Re: New first time install

From: Jim Trice (jimtrice_at_linuxmail.org)
Date: 11/05/03


Date: Wed, 05 Nov 2003 12:37:34 +1030

Mr. 1nOnly wrote:

> Hi everyone,
>
> I'm brand new to the world of Linux and Suse and looking for some help to
> get started.

Welcome :)

>
> I am looking to setup a duel boot system. I have two HDD both 120GB The
> first one has two partitions both XP NTFS. The second I want to use for
> Linux and if possible, use part of it with both systems for file storage.

Sounds like a reasonable idea. Linux should be able to read your NTFS
partitions without any trouble. Writing to them may be a different
question. And Windows has no hope reading or writing to Linux file
systems. There is third party software to let Win read/write ext 2/ext 3
formats, but reputedly it can destroy all information on a file system if
it is writing when Windows hangs. I'd set up a small amount of the second
drive as FAT 32, to transfer files between the two systems. Down side is
that this can change your drive assignments in Windows, and confuse some
software.

>
> For starters I am looking for recommendations for partitions and formats
> for my second drive.

Could cause debate until the cows come home. I'd probably do something
like:
   /boot small ext2
   /swap 256MB to 1GB swap
   /data 2GB FAT32 (for transfering files)
   extended partition containing
      / approx 8GB reiser or ext3
      /var 2 or 3GB reiser or ext3
      /home everything thats left reiser or ext3

When the installer asks you about partitioning you should use the expert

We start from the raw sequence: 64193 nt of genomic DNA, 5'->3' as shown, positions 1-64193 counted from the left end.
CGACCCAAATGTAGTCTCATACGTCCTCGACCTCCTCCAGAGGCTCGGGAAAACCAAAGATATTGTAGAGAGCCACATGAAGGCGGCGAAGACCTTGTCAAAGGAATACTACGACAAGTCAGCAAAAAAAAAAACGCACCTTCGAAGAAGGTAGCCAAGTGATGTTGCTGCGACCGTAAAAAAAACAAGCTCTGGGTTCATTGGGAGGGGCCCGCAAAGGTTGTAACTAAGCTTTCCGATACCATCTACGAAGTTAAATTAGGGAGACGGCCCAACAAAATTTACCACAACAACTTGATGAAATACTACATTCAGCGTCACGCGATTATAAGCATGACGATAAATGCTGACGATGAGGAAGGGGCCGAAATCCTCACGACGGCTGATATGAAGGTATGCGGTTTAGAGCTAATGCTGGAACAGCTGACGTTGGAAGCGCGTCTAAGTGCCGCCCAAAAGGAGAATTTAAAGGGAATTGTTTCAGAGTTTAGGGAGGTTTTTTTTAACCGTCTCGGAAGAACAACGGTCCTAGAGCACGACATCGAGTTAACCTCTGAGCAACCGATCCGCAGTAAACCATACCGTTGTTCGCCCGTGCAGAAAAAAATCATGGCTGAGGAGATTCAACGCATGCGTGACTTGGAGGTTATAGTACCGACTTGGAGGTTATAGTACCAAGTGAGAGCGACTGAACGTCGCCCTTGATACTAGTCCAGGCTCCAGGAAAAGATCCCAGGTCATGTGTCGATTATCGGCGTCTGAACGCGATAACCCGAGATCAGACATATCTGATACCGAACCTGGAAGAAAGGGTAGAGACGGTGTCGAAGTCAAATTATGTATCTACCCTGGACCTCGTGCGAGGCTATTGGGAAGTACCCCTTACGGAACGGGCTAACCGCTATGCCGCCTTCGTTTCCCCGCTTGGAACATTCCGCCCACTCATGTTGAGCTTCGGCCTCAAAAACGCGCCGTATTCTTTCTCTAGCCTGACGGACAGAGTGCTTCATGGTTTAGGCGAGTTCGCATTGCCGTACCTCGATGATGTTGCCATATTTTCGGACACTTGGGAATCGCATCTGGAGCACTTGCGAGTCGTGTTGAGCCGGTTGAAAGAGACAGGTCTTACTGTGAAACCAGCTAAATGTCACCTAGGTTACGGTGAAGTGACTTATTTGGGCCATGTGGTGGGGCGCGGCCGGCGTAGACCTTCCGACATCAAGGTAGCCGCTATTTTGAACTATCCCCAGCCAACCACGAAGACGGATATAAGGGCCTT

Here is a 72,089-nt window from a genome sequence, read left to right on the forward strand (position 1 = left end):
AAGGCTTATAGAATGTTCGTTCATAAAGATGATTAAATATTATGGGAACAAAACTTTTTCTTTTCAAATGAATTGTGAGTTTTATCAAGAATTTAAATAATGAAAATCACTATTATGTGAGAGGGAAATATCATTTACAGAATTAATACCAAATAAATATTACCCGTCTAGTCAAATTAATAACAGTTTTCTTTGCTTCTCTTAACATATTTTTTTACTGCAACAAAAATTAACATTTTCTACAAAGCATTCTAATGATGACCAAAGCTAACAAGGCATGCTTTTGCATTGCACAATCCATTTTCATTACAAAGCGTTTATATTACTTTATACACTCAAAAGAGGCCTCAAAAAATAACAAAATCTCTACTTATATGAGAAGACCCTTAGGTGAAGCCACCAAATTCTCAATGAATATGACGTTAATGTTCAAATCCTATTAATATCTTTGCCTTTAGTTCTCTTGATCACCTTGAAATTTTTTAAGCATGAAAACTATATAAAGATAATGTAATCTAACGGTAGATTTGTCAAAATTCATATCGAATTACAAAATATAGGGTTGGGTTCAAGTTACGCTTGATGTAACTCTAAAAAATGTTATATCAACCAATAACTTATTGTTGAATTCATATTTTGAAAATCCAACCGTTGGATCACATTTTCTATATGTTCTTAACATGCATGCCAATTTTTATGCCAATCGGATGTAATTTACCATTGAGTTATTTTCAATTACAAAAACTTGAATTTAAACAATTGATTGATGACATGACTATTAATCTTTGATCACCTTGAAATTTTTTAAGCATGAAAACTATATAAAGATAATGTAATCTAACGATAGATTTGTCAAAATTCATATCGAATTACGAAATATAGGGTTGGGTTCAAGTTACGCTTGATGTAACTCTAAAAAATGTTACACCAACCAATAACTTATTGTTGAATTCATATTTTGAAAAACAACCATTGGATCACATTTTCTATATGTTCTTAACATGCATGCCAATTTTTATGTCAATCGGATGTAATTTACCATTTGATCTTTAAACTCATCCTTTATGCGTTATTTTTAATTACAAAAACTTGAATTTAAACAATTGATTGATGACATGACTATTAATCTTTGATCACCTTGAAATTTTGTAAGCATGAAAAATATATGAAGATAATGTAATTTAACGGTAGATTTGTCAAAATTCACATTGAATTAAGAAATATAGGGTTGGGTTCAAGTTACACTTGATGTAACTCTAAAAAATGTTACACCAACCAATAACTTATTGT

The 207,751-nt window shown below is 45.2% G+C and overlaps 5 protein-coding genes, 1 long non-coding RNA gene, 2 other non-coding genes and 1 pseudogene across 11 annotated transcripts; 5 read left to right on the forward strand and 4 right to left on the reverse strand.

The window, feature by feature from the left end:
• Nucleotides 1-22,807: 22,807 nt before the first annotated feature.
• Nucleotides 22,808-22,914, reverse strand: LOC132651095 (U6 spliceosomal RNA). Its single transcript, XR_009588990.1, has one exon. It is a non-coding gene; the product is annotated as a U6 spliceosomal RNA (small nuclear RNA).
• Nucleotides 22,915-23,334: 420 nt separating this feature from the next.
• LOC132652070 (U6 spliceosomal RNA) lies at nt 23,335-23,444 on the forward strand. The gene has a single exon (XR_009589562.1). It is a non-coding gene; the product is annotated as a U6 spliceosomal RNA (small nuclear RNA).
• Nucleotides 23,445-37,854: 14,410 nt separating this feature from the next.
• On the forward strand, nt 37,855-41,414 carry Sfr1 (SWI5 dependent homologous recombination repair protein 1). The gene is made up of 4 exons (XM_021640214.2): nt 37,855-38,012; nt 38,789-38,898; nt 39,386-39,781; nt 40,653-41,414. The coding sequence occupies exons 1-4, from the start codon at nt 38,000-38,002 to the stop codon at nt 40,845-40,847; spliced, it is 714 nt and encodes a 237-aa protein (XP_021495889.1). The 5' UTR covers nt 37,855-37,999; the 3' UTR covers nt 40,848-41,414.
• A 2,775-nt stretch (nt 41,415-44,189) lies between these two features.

partitioner to set this up. Its actually pretty easy to use.

/boot can be tiny, as little as 1 cylinder on a drive that size. Mine is
50MB, but I'm only using 4MB of it, Put it near the beginning of the
drive.

/swap is used for virtual memory management. No matter how much RAM you
have you will need some of this, as the kernel likes to swap out stuff that
hasn't been accessed in a while. I don't know how much RAM you've got, or
how you use the system, so it's hard to tell how much swap you will need.
I would use at least 256 MB, and up to twice the physical RAM if I thought
I was going to hit swap a lot (large data files, lots of simultaneous
processes, whatever). Older kernels needed swap to be at least twice the
size of RAM, so you will often see that recommended, but that is no longer
strictly needed. I'd put swap at the beginning of the drive, just after
boot

/data is a "how long is a piece of string" deal. FAT 32 is pretty horrible.
I'd keep it smallish, about 2GB. I'd look at it as temporary storage while
transfering files to NTFS. One downside of dual booting is some inevitable
duplication of data. /data will not appear as a preselected mount point in
the expert partitioner, but you can just type it in. Don't forget the "/".

/ is the root file system. It is where all your other filesystems will be
mounted, and where the guts of the OS lives. Mine has 9GB, and I've used
just under half of it, having installed world + dog.

/home is where all your data and personal config files live. If you are
anything like me you will want as much of this as you can get. Keeping
home on a seperate partition makes it possible to preserve your personal
files when you upgrade to a new operating system.

/var is for files that change often, including system logs. We are back to
length of string here. I'd give it a couple or three GB on a non-server.
But I don't like to feel cramped.

And when you are asked where to put the boot manager, put it in the MBR of
the primary master drive (probably your windows drive).
 

>
> Second I am using the LiveEval CD. Can I use it for the HDD setup and FTP
> install, or would it be better to wait for the disk to arrive.

If you have tried the live eval, and found SuSE to your liking and your
hardware supported, get the Pro edition and install from that. In the vast
majority of cases installing from the disks is stunningly easy. The
manuals in the Pro edition are well worth it IMO.

And, of course, before you start, back up everything important.

HTH, Regards,
Jim



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